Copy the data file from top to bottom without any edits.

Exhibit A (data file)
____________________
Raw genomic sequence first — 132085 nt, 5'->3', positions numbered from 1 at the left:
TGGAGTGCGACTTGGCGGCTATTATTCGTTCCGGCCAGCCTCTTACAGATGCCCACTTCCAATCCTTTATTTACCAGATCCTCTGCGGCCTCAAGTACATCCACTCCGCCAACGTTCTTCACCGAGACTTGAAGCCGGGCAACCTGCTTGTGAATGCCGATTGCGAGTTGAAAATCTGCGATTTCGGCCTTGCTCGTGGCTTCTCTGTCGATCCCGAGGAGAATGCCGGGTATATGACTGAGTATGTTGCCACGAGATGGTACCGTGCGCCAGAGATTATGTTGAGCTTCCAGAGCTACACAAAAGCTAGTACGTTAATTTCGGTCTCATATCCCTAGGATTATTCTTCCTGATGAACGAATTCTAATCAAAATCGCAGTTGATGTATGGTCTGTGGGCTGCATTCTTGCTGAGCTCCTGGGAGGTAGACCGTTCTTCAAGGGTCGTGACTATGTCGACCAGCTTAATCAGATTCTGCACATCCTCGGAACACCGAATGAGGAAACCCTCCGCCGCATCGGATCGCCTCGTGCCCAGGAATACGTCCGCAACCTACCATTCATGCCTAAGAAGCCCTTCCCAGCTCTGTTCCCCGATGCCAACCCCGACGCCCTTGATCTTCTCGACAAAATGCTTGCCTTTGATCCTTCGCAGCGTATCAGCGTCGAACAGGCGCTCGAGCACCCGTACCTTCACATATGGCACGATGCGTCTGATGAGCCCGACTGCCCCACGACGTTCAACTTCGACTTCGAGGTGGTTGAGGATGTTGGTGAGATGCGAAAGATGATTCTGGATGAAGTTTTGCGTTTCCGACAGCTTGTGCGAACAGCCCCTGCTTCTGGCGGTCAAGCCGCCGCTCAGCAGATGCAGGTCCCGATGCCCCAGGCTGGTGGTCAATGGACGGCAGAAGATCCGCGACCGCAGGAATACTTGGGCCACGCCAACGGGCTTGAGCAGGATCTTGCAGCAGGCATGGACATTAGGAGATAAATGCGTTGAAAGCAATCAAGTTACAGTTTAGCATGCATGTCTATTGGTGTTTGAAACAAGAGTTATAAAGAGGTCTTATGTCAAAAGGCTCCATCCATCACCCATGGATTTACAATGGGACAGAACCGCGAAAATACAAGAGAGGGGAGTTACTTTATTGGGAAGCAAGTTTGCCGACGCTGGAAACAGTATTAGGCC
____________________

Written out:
Raw genomic sequence first — 132085 nt, 5'->3', positions numbered from 1 at the left:
TGGAGTGCGACTTGGCGGCTATTATTCGTTCCGGCCAGCCTCTTACAGATGCCCACTTCCAATCCTTTATTTACCAGATCCTCTGCGGCCTCAAGTACATCCACTCCGCCAACGTTCTTCACCGAGACTTGAAGCCGGGCAACCTGCTTGTGAATGCCGATTGCGAGTTGAAAATCTGCGATTTCGGCCTTGCTCGTGGCTTCTCTGTCGATCCCGAGGAGAATGCCGGGTATATGACTGAGTATGTTGCCACGAGATGGTACCGTGCGCCAGAGATTATGTTGAGCTTCCAGAGCTACACAAAAGCTAGTACGTTAATTTCGGTCTCATATCCCTAGGATTATTCTTCCTGATGAACGAATTCTAATCAAAATCGCAGTTGATGTATGGTCTGTGGGCTGCATTCTTGCTGAGCTCCTGGGAGGTAGACCGTTCTTCAAGGGTCGTGACTATGTCGACCAGCTTAATCAGATTCTGCACATCCTCGGAACACCGAATGAGGAAACCCTCCGCCGCATCGGATCGCCTCGTGCCCAGGAATACGTCCGCAACCTACCATTCATGCCTAAGAAGCCCTTCCCAGCTCTGTTCCCCGATGCCAACCCCGACGCCCTTGATCTTCTCGACAAAATGCTTGCCTTTGATCCTTCGCAGCGTATCAGCGTCGAACAGGCGCTCGAGCACCCGTACCTTCACATATGGCACGATGCGTCTGATGAGCCCGACTGCCCCACGACGTTCAACTTCGACTTCGAGGTGGTTGAGGATGTTGGTGAGATGCGAAAGATGATTCTGGATGAAGTTTTGCGTTTCCGACAGCTTGTGCGAACAGCCCCTGCTTCTGGCGGTCAAGCCGCCGCTCAGCAGATGCAGGTCCCGATGCCCCAGGCTGGTGGTCAATGGACGGCAGAAGATCCGCGACCGCAGGAATACTTGGGCCACGCCAACGGGCTTGAGCAGGATCTTGCAGCAGGCATGGACATTAGGAGATAAATGCGTTGAAAGCAATCAAGTTACAGTTTAGCATGCATGTCTATTGGTGTTTGAAACAAGAGTTATAAAGAGGTCTTATGTCAAAAGGCTCCATCCATCACCCATGGATTTACAATGGGACAGAACCGCGAAAATACAAGAGAGGGGAGTTACTTTATTGGGAAGCAAGTTTGCCGACGCTGGAAACAGTATTAGGCC